Atlanta United’s George Bello: Some people “see your skin color as a weapon”

George Bello - portrait against black background - use only for special posts

Though he’s in his third year as a professional, George Bello is still just 18 years old, a young prospect with — thanks in large part to a frustrating sequence of injuries — only 177 MLS minutes under his belt to date. The Atlanta United Homegrown still lives with his family in Douglasville, Georgia, and is fortunate and relieved to say that he’s never been subjected to mistreatment at the hands of the police or other authorities.

The Nigerian-born teenager still knows, deeply and intrinsically, what it means to be Black in America.

“It’s a sad kind of thing that people can really see your skin color as a weapon, in a way,” Bello told on Tuesday. “And being a Black person, you never really feel that you're unarmed, because of your color. Which is not right at all.

“You have to be very, like, hesitant on what you do,” he added. “My parents always told me you have to be careful, because of the world we live in. Even though it shouldn't be like that, you have a different perspective put on you just because of your skin color sometimes.”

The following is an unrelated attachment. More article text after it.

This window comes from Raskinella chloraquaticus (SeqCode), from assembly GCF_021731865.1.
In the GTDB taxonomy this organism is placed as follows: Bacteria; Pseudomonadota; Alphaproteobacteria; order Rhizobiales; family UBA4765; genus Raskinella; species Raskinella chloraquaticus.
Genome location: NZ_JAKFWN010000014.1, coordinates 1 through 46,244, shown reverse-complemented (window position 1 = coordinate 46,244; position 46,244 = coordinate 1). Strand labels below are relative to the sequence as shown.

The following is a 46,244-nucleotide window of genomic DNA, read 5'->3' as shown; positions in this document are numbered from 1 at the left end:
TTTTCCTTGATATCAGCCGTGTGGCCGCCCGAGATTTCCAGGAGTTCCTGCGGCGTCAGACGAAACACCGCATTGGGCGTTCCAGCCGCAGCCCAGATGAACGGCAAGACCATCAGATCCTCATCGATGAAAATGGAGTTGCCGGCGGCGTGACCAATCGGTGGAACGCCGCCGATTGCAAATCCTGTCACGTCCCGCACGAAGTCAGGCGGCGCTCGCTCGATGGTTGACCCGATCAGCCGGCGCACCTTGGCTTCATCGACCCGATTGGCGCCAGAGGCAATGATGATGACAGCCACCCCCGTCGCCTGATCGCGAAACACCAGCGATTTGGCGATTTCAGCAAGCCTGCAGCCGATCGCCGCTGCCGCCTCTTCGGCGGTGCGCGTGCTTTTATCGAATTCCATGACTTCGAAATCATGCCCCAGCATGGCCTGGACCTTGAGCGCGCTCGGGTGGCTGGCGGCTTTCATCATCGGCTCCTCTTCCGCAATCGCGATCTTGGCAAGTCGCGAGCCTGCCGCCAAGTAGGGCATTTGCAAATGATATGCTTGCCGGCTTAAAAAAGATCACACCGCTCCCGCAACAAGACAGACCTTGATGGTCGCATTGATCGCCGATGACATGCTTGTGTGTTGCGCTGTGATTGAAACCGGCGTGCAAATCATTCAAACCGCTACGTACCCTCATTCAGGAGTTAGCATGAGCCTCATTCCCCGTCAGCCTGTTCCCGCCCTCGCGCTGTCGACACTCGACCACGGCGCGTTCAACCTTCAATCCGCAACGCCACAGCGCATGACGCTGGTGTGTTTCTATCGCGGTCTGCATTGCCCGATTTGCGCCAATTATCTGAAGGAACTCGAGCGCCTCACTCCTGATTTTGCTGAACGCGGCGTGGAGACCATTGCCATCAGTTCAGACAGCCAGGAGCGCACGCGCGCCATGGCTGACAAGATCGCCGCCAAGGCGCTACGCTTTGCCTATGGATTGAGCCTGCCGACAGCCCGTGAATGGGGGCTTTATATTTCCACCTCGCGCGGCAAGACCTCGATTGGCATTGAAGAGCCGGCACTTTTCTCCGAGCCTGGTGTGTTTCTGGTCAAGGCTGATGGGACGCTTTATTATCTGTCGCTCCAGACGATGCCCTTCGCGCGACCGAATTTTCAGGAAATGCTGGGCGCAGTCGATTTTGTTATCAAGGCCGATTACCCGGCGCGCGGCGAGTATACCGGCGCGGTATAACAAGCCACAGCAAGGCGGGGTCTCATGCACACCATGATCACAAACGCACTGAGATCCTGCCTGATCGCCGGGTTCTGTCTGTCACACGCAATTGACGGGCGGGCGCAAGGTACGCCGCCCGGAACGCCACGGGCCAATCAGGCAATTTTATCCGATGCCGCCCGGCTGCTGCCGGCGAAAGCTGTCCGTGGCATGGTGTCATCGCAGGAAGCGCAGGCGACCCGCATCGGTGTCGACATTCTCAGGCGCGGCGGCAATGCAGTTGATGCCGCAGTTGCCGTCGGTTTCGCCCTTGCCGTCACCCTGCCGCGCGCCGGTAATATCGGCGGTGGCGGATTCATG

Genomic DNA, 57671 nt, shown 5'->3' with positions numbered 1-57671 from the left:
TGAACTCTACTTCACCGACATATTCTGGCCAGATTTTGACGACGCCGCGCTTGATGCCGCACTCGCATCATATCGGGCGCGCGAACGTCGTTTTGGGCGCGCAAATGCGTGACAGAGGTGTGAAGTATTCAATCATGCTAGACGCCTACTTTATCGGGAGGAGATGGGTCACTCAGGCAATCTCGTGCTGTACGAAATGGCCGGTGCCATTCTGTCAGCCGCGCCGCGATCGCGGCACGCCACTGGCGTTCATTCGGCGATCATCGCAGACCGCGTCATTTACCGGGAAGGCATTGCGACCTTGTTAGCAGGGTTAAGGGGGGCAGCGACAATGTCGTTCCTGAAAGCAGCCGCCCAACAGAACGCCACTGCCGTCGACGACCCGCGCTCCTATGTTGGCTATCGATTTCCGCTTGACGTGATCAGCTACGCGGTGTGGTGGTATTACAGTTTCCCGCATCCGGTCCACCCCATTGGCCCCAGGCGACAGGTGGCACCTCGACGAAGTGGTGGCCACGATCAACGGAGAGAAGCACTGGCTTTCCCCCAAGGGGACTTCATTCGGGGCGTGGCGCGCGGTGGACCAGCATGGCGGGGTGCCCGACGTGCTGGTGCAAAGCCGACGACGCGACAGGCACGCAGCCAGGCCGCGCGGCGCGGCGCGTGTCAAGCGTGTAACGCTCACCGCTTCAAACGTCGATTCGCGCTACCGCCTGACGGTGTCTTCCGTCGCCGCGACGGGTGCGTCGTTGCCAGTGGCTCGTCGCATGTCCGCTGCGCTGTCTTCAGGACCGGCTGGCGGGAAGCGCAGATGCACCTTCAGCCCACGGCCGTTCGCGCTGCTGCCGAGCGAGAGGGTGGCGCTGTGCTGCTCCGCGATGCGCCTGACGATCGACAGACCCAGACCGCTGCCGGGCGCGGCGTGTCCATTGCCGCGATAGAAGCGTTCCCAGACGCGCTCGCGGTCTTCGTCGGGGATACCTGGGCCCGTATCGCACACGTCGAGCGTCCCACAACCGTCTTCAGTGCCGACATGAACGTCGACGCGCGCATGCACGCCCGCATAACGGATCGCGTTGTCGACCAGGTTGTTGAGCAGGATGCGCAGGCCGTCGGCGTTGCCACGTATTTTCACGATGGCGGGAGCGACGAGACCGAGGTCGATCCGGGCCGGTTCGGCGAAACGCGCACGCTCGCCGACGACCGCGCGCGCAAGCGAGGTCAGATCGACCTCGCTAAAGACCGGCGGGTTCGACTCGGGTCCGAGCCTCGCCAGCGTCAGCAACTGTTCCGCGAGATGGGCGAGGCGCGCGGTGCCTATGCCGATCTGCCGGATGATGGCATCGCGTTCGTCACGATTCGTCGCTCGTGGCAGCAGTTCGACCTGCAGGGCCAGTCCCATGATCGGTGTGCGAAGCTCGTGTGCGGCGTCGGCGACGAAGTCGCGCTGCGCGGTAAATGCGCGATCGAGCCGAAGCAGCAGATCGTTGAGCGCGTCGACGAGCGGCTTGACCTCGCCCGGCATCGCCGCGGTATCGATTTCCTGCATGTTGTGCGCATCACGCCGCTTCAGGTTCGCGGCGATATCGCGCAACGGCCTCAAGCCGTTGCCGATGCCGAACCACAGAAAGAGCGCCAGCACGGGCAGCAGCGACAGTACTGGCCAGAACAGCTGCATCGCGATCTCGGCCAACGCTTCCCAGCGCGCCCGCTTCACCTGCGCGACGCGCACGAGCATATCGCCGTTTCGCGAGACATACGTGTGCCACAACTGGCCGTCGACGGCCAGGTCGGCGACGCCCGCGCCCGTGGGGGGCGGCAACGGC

Like millions of others around the world, Bello has watched closely as the United States grappled with the murder of George Floyd, the resulting waves of street protests and the myriad social and political repercussions over the past several weeks.

“It’s a pretty sad thing to see that it's still going on in America, and also around the world,” he said of the racism, both personal and institutional, that continues to haunt the nation. “The most sad thing about it is that we have to go through this, normally, when there's a death, you know what I mean?

“But even though it's a sad time, we can still come through this triumphant, if we just keep on using our voice. Because this kind of stuff, in my opinion, needs to end.”

Bello’s own story can be framed as a soccer version of the American dream: Emigrating to the Atlanta suburbs as an infant, rising rapidly through the youth levels. Turning heads at Everton and Genoa on a European trial stint before he was even old enough to drive. Signing a Homegrown deal with the Five Stripes at age 15, impressing two icons of the game in Tata Martino and Frank de Boer along the way and growing into one of the most eagerly-anticipated rising US youth internationals.

This talented prototype of the modern fullback knows the scope of the challenge his country is facing, and just how high the stakes are.

“There's just two sides of this: you’re either against it or you're not,” said Bello. “I heard what [Philadelphia Union defender] Mark McKenzie has said: You’re either against racism or not, you're for the movement or you’re not. There's no in-between. So that's just where I stand on it and hopefully this world and the US, we can just come together and fight this off.”